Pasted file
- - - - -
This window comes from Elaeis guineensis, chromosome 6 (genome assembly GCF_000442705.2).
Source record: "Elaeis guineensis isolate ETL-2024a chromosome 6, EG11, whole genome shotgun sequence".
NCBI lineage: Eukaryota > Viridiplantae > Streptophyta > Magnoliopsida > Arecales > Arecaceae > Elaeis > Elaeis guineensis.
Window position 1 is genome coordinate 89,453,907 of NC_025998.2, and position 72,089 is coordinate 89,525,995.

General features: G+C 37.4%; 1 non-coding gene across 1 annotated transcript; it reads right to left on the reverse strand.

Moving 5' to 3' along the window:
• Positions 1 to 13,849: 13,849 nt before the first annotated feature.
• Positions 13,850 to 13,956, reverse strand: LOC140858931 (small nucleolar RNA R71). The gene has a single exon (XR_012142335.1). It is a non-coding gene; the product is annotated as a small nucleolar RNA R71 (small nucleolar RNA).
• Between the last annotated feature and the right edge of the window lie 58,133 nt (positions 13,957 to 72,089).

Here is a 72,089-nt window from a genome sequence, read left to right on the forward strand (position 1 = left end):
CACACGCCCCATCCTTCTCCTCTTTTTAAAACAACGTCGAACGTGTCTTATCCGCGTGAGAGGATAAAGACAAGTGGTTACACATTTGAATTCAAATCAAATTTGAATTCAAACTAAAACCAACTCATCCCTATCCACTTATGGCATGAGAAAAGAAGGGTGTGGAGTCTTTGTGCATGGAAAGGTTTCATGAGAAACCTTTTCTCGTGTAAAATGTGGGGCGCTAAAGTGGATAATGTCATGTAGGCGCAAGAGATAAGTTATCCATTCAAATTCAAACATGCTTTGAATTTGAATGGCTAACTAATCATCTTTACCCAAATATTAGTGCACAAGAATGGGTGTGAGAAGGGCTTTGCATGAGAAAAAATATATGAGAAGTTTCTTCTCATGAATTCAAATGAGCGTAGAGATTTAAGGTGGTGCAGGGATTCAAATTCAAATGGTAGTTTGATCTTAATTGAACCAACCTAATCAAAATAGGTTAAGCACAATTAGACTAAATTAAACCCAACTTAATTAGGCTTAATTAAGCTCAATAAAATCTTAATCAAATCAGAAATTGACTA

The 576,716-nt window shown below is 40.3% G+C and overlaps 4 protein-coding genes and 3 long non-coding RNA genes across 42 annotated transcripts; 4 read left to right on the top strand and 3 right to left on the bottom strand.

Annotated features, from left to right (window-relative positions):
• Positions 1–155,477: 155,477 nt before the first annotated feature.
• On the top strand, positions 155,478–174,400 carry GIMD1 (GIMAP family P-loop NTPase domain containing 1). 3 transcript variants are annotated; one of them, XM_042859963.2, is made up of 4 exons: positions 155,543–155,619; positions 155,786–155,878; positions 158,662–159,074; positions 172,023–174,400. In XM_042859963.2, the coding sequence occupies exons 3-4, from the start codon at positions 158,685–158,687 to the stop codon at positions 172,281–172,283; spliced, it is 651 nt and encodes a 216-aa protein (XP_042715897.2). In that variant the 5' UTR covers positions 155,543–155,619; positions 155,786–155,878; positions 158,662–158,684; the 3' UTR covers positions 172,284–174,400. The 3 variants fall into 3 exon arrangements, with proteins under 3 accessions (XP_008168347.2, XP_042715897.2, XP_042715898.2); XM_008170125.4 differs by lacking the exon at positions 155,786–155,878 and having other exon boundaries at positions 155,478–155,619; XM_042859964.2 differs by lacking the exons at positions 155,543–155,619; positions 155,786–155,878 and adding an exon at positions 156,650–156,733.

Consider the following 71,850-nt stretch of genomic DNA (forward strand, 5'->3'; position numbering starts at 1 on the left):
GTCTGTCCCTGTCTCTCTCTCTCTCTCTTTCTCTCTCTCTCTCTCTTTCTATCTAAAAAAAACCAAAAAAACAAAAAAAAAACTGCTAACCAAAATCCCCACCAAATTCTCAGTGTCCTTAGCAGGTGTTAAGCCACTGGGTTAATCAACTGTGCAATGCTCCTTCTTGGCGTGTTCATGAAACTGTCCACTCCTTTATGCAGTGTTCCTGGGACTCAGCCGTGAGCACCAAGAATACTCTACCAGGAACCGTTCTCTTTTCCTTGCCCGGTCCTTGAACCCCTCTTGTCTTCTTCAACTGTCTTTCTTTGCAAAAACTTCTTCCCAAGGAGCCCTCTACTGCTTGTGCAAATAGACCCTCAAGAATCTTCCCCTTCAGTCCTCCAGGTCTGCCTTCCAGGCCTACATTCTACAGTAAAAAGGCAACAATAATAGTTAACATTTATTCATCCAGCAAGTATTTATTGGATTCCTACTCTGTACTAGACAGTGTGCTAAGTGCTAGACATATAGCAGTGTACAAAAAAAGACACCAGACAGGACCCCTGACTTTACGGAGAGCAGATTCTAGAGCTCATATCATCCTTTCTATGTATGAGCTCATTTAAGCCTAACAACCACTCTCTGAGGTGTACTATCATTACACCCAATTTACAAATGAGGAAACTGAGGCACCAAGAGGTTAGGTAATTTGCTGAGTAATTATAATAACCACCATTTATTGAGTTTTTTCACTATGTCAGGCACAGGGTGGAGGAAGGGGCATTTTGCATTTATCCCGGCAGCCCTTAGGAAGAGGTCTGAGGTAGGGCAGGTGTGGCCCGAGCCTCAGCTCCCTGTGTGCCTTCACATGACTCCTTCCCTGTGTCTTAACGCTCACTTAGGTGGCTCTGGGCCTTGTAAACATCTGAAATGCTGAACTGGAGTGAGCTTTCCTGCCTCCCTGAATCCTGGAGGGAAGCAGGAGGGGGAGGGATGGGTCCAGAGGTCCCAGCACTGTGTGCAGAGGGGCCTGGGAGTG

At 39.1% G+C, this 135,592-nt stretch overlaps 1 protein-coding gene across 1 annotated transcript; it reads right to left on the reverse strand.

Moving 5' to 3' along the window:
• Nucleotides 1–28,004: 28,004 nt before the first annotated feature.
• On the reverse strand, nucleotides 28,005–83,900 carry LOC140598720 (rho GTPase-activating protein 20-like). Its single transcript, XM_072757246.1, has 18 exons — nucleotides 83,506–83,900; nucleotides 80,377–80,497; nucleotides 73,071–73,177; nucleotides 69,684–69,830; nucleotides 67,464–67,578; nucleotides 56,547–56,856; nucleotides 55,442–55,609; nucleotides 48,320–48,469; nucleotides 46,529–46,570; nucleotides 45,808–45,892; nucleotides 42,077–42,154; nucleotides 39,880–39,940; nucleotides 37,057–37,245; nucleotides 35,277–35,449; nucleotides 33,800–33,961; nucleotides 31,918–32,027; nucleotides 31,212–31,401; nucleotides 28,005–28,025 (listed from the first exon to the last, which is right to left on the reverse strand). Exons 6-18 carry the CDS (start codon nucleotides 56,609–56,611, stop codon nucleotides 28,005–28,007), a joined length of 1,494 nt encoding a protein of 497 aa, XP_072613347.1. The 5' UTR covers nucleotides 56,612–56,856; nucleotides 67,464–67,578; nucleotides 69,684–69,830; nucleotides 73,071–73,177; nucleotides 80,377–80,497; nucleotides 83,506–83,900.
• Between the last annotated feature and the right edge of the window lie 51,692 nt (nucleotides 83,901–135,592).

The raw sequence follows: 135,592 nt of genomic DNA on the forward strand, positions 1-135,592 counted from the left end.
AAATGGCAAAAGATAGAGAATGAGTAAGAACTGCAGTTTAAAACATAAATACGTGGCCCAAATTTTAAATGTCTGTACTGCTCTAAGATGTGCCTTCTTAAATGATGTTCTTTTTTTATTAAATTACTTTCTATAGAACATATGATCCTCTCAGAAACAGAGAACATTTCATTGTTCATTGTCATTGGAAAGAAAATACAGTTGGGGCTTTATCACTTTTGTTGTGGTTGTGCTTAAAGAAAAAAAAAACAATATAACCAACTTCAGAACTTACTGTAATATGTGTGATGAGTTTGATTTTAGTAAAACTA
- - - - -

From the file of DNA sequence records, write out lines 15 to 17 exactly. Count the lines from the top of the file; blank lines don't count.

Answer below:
• On the top strand, positions 155,478–174,400 carry GIMD1 (GIMAP family P-loop NTPase domain containing 1). 3 transcript variants are annotated; one of them, XM_042859963.2, is made up of 4 exons: positions 155,543–155,619; positions 155,786–155,878; positions 158,662–159,074; positions 172,023–174,400. In XM_042859963.2, the coding sequence occupies exons 3-4, from the start codon at positions 158,685–158,687 to the stop codon at positions 172,281–172,283; spliced, it is 651 nt and encodes a 216-aa protein (XP_042715897.2). In that variant the 5' UTR covers positions 155,543–155,619; positions 155,786–155,878; positions 158,662–158,684; the 3' UTR covers positions 172,284–174,400. The 3 variants fall into 3 exon arrangements, with proteins under 3 accessions (XP_008168347.2, XP_042715897.2, XP_042715898.2); XM_008170125.4 differs by lacking the exon at positions 155,786–155,878 and having other exon boundaries at positions 155,478–155,619; XM_042859964.2 differs by lacking the exons at positions 155,543–155,619; positions 155,786–155,878 and adding an exon at positions 156,650–156,733.

Consider the following 71,850-nt stretch of genomic DNA (forward strand, 5'->3'; position numbering starts at 1 on the left):
GTCTGTCCCTGTCTCTCTCTCTCTCTCTTTCTCTCTCTCTCTCTCTTTCTATCTAAAAAAAACCAAAAAAACAAAAAAAAAACTGCTAACCAAAATCCCCACCAAATTCTCAGTGTCCTTAGCAGGTGTTAAGCCACTGGGTTAATCAACTGTGCAATGCTCCTTCTTGGCGTGTTCATGAAACTGTCCACTCCTTTATGCAGTGTTCCTGGGACTCAGCCGTGAGCACCAAGAATACTCTACCAGGAACCGTTCTCTTTTCCTTGCCCGGTCCTTGAACCCCTCTTGTCTTCTTCAACTGTCTTTCTTTGCAAAAACTTCTTCCCAAGGAGCCCTCTACTGCTTGTGCAAATAGACCCTCAAGAATCTTCCCCTTCAGTCCTCCAGGTCTGCCTTCCAGGCCTACATTCTACAGTAAAAAGGCAACAATAATAGTTAACATTTATTCATCCAGCAAGTATTTATTGGATTCCTACTCTGTACTAGACAGTGTGCTAAGTGCTAGACATATAGCAGTGTACAAAAAAAGACACCAGACAGGACCCCTGACTTTACGGAGAGCAGATTCTAGAGCTCATATCATCCTTTCTATGTATGAGCTCATTTAAGCCTAACAACCACTCTCTGAGGTGTACTATCATTACACCCAATTTACAAATGAGGAAACTGAGGCACCAAGAGGTTAGGTAATTTGCTGAGTAATTATAATAACCACCATTTATTGAGTTTTTTCACTATGTCAGGCACAGGGTGGAGGAAGGGGCATTTTGCATTTATCCCGGCAGCCCTTAGGAAGAGGTCTGAGGTAGGGCAGGTGTGGCCCGAGCCTCAGCTCCCTGTGTGCCTTCACATGACTCCTTCCCTGTGTCTTAACGCTCACTTAGGTGGCTCTGGGCCTTGTAAACATCTGAAATGCTGAACTGGAGTGAGCTTTCCTGCCTCCCTGAATCCTGGAGGGAAGCAGGAGGGGGAGGGATGGGTCCAGAGGTCCCAGCACTGTGTGCAGAGGGGCCTGGGAGTG